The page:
Likewise the offensive idiot expats displaying Jesus-fishes on the back of their Prados. If anyone deserves to be tailgated into the central reservation it is these Christocretins.



Blogger Irina Tsukerman said...

Well, they often proselytize in the United States as well... But, "when in Rome, do like the Romans" do - or at least observe its laws. If you don't want to face the consequences of breaking a law, don't go to Rome (or Dubai, in this case!)

27 March, 2005 02:21  
Blogger secretdubai said...

Yes - they were lucky to have been in Dubai. In Saudi, for example, they would have been much more harshly dealt with.

27 March, 2005 13:41  
Blogger portuguesa nova said...

When I go to your second paragraph where you say "preaching should be confined to a religious building", the first thing I thought of was how useful a law like that would be for American Christian fundamentalists thorughout the world. I was not surprised to see, as I continued reading, that it was just that group causing problems.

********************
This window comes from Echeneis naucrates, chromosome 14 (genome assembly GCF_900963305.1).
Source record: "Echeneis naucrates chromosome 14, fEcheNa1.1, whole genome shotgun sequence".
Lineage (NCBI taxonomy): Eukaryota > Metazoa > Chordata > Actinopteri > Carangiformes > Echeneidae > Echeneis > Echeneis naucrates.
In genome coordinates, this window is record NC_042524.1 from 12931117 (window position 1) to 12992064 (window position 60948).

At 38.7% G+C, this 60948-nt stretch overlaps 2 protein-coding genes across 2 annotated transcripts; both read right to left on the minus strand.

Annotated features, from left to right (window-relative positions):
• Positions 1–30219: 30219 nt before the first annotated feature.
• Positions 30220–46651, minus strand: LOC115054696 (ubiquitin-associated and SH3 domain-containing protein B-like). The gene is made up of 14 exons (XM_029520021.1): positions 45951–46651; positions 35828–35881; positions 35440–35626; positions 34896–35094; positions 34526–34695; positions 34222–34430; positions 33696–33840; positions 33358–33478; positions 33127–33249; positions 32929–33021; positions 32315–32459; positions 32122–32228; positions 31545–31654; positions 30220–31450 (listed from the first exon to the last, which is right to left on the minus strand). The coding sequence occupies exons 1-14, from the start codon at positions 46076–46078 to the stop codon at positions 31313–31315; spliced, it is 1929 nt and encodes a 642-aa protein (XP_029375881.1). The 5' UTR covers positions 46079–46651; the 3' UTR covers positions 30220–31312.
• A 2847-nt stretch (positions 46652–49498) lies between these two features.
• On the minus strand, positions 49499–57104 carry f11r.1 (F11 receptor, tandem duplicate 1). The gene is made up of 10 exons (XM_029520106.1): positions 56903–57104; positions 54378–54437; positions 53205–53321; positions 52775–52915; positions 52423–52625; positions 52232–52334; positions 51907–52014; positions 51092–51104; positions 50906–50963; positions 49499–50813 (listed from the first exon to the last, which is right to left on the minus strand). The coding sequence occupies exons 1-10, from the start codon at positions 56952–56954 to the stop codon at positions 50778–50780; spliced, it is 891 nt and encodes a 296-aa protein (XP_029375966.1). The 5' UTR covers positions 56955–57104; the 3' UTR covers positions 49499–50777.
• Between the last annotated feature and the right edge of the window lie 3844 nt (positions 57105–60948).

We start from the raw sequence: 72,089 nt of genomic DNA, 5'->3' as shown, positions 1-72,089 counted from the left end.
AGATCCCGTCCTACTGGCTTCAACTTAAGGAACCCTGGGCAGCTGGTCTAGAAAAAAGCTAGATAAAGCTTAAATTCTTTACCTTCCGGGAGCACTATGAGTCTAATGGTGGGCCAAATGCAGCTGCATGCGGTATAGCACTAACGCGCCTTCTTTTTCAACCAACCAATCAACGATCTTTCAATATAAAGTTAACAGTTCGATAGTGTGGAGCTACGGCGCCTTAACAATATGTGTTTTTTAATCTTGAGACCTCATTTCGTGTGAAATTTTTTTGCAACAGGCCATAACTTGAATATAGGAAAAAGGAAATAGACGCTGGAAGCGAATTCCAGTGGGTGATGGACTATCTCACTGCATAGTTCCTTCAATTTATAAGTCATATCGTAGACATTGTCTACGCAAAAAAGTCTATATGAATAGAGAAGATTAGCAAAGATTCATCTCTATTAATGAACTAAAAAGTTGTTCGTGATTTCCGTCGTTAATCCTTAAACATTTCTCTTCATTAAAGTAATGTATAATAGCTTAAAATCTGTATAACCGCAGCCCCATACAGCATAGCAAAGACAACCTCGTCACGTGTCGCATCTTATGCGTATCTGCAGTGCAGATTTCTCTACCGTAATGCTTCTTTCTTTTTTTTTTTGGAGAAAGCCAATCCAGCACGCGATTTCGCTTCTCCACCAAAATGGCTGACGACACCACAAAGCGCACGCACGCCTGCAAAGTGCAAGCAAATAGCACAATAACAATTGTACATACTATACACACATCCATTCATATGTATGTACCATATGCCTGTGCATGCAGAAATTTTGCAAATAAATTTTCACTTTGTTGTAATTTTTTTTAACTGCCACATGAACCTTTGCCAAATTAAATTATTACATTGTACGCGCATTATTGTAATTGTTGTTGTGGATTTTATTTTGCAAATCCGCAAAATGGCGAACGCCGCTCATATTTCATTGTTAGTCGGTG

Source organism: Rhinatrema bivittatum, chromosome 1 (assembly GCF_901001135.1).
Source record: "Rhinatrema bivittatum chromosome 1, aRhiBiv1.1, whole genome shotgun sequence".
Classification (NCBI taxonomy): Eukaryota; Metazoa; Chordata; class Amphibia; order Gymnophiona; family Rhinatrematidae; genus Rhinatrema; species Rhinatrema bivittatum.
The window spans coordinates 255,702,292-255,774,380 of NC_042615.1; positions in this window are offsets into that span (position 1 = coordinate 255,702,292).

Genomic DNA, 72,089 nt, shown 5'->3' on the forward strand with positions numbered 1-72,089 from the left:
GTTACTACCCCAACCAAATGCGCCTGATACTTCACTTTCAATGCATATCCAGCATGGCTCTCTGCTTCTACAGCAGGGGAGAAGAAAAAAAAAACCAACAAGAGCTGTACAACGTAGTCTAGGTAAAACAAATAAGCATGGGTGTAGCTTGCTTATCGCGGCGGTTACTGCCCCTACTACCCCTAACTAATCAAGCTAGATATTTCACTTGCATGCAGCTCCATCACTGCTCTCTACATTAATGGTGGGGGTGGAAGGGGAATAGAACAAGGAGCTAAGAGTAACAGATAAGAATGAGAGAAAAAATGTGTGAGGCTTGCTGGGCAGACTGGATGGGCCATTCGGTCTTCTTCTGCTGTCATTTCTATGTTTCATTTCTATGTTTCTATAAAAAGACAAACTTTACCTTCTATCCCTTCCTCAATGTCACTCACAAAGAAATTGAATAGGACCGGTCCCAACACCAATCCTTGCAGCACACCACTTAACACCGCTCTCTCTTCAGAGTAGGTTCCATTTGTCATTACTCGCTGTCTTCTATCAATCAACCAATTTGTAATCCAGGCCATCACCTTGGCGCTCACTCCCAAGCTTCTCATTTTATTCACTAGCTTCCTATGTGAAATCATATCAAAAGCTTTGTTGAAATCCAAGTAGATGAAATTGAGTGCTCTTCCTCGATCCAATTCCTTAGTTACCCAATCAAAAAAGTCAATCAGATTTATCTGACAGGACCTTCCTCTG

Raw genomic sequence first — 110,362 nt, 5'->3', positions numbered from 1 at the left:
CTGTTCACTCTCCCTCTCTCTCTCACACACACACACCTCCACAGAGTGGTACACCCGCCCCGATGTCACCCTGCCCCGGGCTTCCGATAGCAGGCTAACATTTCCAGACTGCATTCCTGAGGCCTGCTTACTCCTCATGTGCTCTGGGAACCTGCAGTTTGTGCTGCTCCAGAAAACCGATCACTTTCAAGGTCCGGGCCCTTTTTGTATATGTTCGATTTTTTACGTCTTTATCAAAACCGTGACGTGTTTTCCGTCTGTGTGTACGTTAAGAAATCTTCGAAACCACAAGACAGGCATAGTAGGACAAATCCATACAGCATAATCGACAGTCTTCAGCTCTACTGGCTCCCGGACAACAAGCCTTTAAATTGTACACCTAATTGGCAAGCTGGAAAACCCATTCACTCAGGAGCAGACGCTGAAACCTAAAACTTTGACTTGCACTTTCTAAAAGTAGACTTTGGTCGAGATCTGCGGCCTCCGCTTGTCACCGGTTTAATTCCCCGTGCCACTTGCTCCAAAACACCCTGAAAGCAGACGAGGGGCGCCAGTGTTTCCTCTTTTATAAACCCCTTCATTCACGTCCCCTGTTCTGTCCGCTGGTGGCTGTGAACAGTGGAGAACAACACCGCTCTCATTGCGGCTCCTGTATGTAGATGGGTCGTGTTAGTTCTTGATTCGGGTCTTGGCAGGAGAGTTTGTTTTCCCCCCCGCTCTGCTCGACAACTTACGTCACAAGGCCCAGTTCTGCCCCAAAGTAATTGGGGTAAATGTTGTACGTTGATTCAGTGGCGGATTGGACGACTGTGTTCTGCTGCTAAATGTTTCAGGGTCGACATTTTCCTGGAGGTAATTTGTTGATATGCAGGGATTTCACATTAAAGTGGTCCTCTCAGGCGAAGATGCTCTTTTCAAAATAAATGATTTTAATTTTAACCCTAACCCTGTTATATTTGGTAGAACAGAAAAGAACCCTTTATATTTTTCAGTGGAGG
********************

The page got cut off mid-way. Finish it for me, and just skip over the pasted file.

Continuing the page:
They are like cockroaches--annoying, unpleasant, offensive, everywhere and impossible to get rid of.

I worked as an English teacher in a very rural Japanese city, and there were even these types there...luckily, since I am a woman, they pretty much ignored me.

Everytime I would see them riding around on bikes and stopping to talk to someone, I wanted to run over and scream to the Japanese people, "Nooooooo! Stay away!!! You'll never get them out of your life!"

The Japanese are so reserved and friendly, that of course, they just can't tell them to go away.

27 March, 2005 22:06  
Blogger secretdubai said...

I read the blog of an expat in Hong Kong, and it seems groups like the Mormons are well entrenched there with their witnessing.

27 March, 2005 23:48  
Anonymous Anonymous said...

I guess when other governments oppress, it's an acceptable part of the culture. Yet were something similar done in America, it would be declared the onset of Big Brother at his worst.